A critical element of the Building Internet of Things is the smart sensor. A smart sensor takes input from the physical environment and using its built-in microprocessor performs predefined functions. When smart sensors are networked across a building, they can optimize facility management.
The smart sensor microprocessor conditions signals by filtering out unwanted noise and compensating for errors before sending data to the control network. Some smart sensors also can be custom programmed to send alerts themselves, when critical limits are reached.
Today, smart sensors often are wireless. Newer versions may be self-powered, for example, via kinetic or photovoltaic technology. These options mean they can be applied virtually anywhere in the building and require virtually no routine maintenance.
Andy McMillan, president of BACnet International, believes smart sensors “allow finer grain control” of essential building data. But that’s only the first step. However, he stresses the importance of actions based on that data.
Before installing the latest and greatest smart sensors, McMillan suggests facility managers know what they are going to do with the data they get. Answering that question before deployment will help define what type and level of smart sensor is needed.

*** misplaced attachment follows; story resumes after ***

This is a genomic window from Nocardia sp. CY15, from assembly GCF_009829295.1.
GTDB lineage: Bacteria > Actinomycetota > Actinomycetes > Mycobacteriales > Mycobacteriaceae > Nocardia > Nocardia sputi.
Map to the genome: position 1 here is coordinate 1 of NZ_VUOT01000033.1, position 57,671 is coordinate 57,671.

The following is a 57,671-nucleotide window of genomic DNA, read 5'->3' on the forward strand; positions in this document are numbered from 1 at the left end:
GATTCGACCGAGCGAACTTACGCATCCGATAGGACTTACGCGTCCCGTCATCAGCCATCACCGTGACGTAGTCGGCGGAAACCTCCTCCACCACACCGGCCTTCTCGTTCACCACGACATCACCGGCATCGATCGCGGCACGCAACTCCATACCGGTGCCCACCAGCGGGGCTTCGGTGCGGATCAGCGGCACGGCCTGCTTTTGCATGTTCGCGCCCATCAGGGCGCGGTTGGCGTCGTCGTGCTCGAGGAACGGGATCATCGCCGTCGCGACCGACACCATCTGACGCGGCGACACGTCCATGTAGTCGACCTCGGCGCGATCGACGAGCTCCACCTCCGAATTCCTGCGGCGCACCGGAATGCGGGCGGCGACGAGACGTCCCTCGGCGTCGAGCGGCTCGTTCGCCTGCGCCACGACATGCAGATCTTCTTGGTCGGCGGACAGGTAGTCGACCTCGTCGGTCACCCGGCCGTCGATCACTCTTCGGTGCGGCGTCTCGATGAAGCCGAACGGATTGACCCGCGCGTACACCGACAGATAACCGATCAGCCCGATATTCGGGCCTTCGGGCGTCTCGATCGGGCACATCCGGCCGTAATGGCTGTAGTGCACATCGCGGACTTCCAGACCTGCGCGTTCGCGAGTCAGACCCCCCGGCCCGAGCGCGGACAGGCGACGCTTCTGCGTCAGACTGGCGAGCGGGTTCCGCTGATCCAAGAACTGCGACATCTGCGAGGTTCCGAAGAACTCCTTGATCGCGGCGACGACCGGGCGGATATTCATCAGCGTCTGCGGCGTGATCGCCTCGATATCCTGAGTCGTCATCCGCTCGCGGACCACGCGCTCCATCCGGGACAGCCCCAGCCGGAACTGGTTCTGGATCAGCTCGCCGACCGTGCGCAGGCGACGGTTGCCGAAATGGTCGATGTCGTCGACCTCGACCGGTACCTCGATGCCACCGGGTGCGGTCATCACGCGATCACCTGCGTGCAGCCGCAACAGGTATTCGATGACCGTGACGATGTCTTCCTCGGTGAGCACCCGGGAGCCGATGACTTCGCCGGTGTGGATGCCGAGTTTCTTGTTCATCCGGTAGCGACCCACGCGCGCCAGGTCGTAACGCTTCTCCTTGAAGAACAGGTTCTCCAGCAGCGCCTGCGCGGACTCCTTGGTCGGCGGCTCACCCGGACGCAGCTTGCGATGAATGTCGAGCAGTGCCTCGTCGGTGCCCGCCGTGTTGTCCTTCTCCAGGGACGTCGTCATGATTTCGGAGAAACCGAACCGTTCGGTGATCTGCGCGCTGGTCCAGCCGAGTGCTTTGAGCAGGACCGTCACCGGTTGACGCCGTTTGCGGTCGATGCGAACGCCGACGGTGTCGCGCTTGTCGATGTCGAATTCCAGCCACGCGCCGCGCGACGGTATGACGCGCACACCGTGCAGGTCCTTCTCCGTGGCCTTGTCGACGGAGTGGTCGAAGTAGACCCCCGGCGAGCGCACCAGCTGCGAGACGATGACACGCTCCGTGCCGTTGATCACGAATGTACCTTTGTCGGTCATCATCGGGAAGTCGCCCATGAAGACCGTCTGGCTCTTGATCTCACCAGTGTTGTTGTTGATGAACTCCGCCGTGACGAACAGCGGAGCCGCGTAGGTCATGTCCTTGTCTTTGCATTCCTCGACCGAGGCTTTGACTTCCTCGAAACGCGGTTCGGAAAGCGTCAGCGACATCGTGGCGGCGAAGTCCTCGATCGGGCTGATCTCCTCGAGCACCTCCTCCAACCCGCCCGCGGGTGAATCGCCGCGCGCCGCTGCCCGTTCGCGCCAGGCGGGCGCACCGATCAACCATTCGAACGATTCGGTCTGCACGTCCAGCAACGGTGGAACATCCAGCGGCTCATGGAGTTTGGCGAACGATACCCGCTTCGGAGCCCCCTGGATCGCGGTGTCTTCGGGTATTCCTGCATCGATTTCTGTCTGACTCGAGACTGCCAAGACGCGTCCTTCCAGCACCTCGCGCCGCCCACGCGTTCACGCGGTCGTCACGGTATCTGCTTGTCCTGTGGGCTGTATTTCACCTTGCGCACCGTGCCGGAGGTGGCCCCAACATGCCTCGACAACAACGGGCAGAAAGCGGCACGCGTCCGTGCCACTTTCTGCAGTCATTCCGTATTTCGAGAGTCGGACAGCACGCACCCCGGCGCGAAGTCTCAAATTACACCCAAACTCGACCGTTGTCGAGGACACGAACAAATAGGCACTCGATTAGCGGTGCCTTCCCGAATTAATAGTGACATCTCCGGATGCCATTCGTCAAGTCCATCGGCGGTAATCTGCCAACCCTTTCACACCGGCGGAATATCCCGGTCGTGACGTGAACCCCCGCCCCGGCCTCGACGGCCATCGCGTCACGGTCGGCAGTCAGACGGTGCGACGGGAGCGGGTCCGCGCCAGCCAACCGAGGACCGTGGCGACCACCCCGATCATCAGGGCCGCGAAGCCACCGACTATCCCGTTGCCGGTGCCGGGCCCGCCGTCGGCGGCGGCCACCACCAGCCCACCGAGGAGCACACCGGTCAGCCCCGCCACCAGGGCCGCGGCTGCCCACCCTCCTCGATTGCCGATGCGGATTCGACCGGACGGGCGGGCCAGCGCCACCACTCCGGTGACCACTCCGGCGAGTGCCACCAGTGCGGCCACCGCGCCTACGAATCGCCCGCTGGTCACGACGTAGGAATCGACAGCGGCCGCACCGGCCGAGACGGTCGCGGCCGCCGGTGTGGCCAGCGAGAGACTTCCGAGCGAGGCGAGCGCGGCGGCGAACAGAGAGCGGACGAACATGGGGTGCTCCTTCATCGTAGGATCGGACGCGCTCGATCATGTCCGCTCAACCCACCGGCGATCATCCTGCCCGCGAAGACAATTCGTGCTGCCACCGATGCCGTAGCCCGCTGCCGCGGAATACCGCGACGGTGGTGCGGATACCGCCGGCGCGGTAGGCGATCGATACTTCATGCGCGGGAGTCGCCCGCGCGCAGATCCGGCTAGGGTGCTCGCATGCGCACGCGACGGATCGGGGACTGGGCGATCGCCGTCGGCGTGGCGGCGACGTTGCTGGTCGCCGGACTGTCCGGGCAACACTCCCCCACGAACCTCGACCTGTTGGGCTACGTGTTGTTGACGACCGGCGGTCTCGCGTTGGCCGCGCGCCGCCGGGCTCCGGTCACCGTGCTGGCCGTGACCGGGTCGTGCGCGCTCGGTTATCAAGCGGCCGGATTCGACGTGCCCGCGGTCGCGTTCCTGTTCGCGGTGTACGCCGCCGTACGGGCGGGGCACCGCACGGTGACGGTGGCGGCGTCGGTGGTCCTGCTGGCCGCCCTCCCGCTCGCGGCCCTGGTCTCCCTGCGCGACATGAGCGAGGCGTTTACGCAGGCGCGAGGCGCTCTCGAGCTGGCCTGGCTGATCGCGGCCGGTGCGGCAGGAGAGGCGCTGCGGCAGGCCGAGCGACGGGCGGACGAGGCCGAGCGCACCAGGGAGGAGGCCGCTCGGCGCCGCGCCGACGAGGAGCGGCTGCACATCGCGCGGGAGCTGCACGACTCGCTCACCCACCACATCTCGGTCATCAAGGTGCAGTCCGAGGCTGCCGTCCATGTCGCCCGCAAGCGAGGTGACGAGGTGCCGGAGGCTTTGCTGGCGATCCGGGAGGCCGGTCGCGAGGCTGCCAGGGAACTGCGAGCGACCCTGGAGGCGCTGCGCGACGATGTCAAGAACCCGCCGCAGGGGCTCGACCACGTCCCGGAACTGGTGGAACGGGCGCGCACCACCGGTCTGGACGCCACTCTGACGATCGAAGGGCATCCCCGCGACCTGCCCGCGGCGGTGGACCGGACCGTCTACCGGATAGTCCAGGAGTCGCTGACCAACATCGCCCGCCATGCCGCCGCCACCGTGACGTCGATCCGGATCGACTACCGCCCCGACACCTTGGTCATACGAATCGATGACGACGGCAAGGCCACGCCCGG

Shaun Klann, executive vice president of Intelligent Buildings, says that some smart sensors are so advanced that they now have “intelligence, software, data storage, visualization, and analysis built in the sensing package.”
For building owners who have worked to get all data, regardless of the building system, on one building management platform, smart sensors may complicate rather than simplify matters, Klann observes. That would be true if the smart sensor isn’t compatible with the existing platform.
McMillan suggests starting with areas that already have power, such as lighting. “You can install sensors at every light fixture and get a heat map of the room,” McMillan explains. “That will allow you to manage the room’s ventilation more intelligently.”
Another decision that determines smart sensor choice is whether it’s enough for the smart sensors to send that information to the lighting system program or to the larger building automation system. “Depending on the level of data analysis and the scale of your installation, you may need to send that information up to the cloud,” McMillan explains.
Where stand-alone sensing and intelligence are required, Klann sees merit in smart sensors. “Smart sensors can provide sophisticated processing and control where a platform proves cost prohibitive,” says Klann.
Klann says that domain knowledge alignment between the hardware and software is key for smart sensors. Hardware manufacturers “have the most comprehensive understanding of how that hardware or sensing element is to perform, so they are best equipped to write supporting software, analytics, and control algorithms,” Klann says.
Rita Tatum, a contributing editor for Building Operating Management, has more than 30 years of experience covering facility design and technology.